At ad:tech New York, the future of tablets seemed bright – marketers discussed that iPad sales are expected to reach 40 million by 2011. Brands looking to leverage these platforms to reach high-tech audiences need to create content that caters to tablet features without sacrificing quality. Michal Shapiro, Conde Nast's executive director of creative services, offered attendees some insight on content development for tablets.
Shapiro began with an overview of the types of content she has worked on for Conde Nast. One notable ad was for a haircare product and was directed at iPad users; it featured an image of a straight-haired woman and accompanying text explaining her dull life. Users were then directed to shake their iPad, and the woman magically developed curls as the narrative shifted toward exciting things to come. This successful ad, Shapiro explains, tells a keyword-optimized story and takes advantage of the advanced capabilities of the iPad.
Creating narrative ad content for tablets is key, says Shapiro. Copy should be married with high-resolution photos for optimal storytelling, and the features of tablets – including touchscreens, landscape and portrait viewing options, swipe features and zoom capabilities – must be leveraged in that story. She suggests that marketers always make their content viewable in both portrait and landscape instead of forcing orientation on consumers. Additionally, she says that research indicates users like links and are frustrated when URLs don't take them to new pages.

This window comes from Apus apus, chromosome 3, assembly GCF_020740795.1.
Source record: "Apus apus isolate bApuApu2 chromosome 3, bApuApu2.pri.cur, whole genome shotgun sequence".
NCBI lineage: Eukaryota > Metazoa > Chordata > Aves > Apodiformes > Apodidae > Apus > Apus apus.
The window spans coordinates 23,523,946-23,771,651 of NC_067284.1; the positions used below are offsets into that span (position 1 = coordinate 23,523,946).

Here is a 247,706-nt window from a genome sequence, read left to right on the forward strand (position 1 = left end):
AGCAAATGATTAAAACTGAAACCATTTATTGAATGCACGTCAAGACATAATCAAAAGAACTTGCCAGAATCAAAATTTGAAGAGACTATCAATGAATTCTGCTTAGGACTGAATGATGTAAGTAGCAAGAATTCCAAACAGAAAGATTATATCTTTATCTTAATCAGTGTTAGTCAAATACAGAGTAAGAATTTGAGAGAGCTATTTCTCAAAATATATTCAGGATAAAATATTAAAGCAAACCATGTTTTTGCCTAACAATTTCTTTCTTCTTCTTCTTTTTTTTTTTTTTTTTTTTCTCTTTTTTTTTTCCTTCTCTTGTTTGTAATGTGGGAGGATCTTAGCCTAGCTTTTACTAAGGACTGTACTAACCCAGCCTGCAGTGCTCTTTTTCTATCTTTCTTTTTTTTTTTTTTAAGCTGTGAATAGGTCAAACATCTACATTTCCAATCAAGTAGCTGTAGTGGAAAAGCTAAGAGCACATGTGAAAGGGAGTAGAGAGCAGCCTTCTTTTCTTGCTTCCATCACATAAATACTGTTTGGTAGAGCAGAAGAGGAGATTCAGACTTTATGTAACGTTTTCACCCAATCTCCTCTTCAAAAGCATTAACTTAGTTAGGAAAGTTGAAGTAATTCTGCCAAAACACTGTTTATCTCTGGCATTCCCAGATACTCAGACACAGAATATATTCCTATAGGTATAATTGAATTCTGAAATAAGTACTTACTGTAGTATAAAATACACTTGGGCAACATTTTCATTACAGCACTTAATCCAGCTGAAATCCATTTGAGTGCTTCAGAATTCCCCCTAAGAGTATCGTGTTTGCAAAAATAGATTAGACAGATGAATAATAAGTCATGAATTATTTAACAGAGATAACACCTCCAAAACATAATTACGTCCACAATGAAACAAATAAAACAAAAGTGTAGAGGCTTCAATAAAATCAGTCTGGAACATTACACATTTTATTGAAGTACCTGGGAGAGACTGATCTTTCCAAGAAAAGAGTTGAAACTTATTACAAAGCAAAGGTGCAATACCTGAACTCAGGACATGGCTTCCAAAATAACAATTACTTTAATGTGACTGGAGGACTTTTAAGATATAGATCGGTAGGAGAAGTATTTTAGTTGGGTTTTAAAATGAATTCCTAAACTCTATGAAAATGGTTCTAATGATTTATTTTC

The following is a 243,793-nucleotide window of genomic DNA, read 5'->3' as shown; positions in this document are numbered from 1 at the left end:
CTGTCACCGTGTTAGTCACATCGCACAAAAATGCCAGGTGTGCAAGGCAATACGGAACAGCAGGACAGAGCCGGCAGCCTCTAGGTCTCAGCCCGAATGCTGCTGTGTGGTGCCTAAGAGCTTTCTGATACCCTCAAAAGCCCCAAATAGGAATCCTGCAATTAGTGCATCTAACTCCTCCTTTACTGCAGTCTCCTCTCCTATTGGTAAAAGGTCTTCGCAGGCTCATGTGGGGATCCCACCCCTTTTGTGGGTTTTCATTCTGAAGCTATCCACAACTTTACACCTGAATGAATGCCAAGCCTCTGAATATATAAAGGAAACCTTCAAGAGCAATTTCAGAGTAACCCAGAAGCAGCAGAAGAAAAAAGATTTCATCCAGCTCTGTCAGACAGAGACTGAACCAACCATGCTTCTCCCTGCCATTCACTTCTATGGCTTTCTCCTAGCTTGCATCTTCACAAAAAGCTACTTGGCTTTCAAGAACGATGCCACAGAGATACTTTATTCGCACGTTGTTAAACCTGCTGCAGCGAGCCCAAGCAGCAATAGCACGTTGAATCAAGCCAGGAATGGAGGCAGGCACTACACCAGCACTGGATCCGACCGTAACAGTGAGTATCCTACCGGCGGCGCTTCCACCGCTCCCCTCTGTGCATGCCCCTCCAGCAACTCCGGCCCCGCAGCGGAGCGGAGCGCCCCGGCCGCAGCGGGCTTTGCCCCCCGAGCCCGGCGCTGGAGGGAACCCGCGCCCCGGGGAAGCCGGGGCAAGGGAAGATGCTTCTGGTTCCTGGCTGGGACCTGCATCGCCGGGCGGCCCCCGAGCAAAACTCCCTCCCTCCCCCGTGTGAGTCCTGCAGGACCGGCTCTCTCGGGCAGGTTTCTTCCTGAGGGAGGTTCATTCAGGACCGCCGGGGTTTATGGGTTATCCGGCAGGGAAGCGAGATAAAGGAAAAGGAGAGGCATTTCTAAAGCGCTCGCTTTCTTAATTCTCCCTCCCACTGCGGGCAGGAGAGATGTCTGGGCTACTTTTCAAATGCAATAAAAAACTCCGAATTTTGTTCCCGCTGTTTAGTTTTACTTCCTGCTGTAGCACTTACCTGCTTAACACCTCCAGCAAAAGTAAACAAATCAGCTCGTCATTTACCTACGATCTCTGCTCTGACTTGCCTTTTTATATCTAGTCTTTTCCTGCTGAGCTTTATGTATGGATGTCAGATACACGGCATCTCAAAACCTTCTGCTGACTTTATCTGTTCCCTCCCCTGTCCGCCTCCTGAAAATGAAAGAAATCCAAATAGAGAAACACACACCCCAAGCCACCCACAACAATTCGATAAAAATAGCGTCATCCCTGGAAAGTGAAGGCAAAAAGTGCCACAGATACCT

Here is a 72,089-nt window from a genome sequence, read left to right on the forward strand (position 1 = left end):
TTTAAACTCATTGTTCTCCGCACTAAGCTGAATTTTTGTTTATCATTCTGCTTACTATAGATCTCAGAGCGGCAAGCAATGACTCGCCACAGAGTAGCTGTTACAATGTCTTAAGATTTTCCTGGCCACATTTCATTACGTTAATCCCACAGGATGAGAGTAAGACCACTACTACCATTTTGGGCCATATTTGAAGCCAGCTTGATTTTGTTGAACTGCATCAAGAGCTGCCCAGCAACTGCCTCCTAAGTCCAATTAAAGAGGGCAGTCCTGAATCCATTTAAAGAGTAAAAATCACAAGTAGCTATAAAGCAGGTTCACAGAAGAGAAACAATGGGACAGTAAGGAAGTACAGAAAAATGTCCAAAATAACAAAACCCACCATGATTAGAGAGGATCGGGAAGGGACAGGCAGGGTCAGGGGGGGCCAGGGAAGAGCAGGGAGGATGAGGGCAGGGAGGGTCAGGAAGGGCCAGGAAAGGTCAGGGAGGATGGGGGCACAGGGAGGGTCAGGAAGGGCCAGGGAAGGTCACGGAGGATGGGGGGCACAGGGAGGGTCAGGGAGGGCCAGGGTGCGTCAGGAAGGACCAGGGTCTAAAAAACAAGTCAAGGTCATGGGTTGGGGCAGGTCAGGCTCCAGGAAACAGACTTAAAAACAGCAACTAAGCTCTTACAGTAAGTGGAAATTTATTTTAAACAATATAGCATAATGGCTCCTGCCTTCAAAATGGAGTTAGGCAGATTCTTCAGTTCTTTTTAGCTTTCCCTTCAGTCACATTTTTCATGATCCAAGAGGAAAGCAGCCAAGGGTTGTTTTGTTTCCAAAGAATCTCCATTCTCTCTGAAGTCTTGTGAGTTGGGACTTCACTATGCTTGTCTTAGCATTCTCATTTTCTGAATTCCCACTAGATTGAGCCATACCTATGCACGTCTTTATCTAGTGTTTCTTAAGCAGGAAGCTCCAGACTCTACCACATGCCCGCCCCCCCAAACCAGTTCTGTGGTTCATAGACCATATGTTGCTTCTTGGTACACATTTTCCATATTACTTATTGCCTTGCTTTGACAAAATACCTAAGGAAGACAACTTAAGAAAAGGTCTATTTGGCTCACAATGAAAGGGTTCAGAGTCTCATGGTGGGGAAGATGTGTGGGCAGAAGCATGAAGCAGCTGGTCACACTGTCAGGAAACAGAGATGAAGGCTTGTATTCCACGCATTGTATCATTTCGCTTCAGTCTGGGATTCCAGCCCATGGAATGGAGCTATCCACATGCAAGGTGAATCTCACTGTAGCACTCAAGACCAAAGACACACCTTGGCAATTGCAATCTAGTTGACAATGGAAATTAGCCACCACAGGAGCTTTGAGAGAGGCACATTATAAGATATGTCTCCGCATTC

When linking, it's important to consider that the best results come from multiple links that take consumers through a narrative. Shapiro says she has seen success using links that carry users through a purchase funnel. Instead of linking an advertisement for a purse to a homepage, she says, link to a product page for that specific bag. From there, make sure to include clear calls to action. Shapiro stresses that navigational cues must be intuitive.
While creating sophisticated ad content for tablets can be an investment, Shapiro suggests it pays off. She cited stats showing that 45 percent if iPad users click on multimedia ads, though just 26 percent of iPhone and 27 percent of other connected device users click through ads. Moreover, 24 percent of ad viewers made in-store purchases with their iPads, compared to 10 percent of other device users.
Marketers may want to get on board with tablets when designing 2011 campaigns, whether through brand-specific apps or ads with]in existing content on the devices. New Image Media officials at ad:tech New York said interactive periodicals on tablets are a $3 billion market.